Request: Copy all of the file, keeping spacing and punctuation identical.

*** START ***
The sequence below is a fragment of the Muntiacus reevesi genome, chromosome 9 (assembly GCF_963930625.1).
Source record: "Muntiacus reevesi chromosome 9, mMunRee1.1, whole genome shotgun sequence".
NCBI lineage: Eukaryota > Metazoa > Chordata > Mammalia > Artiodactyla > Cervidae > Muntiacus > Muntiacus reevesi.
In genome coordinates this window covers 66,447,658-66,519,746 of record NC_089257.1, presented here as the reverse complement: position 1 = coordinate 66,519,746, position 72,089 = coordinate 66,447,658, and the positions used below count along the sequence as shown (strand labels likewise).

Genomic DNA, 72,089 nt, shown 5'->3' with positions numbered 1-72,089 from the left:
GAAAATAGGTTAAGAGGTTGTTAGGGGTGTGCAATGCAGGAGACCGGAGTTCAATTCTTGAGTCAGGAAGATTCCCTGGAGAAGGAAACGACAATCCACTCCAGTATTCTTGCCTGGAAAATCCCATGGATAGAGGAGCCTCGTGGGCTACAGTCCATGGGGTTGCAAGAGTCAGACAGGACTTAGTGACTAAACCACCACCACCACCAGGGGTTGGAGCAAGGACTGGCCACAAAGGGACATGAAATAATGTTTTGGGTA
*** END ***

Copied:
The sequence below is a fragment of the Muntiacus reevesi genome, chromosome 9 (assembly GCF_963930625.1).
Source record: "Muntiacus reevesi chromosome 9, mMunRee1.1, whole genome shotgun sequence".
NCBI lineage: Eukaryota > Metazoa > Chordata > Mammalia > Artiodactyla > Cervidae > Muntiacus > Muntiacus reevesi.
In genome coordinates this window covers 66,447,658-66,519,746 of record NC_089257.1, presented here as the reverse complement: position 1 = coordinate 66,519,746, position 72,089 = coordinate 66,447,658, and the positions used below count along the sequence as shown (strand labels likewise).

Genomic DNA, 72,089 nt, shown 5'->3' with positions numbered 1-72,089 from the left:
GAAAATAGGTTAAGAGGTTGTTAGGGGTGTGCAATGCAGGAGACCGGAGTTCAATTCTTGAGTCAGGAAGATTCCCTGGAGAAGGAAACGACAATCCACTCCAGTATTCTTGCCTGGAAAATCCCATGGATAGAGGAGCCTCGTGGGCTACAGTCCATGGGGTTGCAAGAGTCAGACAGGACTTAGTGACTAAACCACCACCACCACCAGGGGTTGGAGCAAGGACTGGCCACAAAGGGACATGAAATAATGTTTTGGGTA